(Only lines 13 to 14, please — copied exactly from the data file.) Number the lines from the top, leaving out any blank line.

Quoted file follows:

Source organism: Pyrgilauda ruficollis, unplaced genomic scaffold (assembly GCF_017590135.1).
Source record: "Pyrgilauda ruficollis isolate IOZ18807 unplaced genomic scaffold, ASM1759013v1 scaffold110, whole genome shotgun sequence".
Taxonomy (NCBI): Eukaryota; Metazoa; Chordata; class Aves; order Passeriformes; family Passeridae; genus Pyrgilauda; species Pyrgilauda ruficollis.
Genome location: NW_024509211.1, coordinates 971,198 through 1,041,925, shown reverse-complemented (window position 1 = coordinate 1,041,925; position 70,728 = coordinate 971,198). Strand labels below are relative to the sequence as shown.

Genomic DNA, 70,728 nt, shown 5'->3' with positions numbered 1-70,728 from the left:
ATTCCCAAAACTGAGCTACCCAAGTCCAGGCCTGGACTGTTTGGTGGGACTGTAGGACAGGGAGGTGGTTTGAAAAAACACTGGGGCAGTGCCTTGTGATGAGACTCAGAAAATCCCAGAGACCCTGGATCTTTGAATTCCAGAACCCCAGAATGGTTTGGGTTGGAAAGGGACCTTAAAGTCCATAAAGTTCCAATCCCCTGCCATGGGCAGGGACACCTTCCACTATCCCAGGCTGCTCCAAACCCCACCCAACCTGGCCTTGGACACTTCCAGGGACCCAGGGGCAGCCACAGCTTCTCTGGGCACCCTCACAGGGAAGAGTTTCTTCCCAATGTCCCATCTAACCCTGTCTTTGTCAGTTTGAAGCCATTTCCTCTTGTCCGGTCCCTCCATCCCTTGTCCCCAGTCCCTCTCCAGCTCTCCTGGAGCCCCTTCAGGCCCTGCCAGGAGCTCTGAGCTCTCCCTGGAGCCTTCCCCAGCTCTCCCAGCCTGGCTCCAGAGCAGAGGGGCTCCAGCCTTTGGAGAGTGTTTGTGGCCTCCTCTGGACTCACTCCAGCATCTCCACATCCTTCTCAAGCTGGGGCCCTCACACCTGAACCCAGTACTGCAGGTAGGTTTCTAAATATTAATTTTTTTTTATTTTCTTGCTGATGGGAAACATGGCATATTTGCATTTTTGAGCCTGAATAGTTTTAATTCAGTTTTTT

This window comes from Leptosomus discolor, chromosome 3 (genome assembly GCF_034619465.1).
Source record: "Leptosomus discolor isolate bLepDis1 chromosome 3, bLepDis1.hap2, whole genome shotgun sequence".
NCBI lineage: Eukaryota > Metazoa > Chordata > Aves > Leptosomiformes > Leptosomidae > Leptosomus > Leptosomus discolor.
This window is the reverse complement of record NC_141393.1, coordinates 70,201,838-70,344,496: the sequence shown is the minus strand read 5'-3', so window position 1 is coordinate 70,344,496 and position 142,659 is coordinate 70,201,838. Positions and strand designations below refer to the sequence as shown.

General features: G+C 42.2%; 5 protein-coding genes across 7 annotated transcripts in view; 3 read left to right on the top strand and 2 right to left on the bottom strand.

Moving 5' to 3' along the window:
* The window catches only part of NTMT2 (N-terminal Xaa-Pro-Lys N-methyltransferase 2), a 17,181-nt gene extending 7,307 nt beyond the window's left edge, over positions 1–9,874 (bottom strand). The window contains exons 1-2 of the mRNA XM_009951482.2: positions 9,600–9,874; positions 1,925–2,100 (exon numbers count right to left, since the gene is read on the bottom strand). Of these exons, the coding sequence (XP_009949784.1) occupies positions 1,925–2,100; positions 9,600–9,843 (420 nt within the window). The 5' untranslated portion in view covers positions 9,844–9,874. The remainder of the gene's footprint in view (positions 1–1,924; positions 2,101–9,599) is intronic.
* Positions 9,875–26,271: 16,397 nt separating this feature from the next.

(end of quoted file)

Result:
* The window catches only part of NTMT2 (N-terminal Xaa-Pro-Lys N-methyltransferase 2), a 17,181-nt gene extending 7,307 nt beyond the window's left edge, over positions 1–9,874 (bottom strand). The window contains exons 1-2 of the mRNA XM_009951482.2: positions 9,600–9,874; positions 1,925–2,100 (exon numbers count right to left, since the gene is read on the bottom strand). Of these exons, the coding sequence (XP_009949784.1) occupies positions 1,925–2,100; positions 9,600–9,843 (420 nt within the window). The 5' untranslated portion in view covers positions 9,844–9,874. The remainder of the gene's footprint in view (positions 1–1,924; positions 2,101–9,599) is intronic.
* Positions 9,875–26,271: 16,397 nt separating this feature from the next.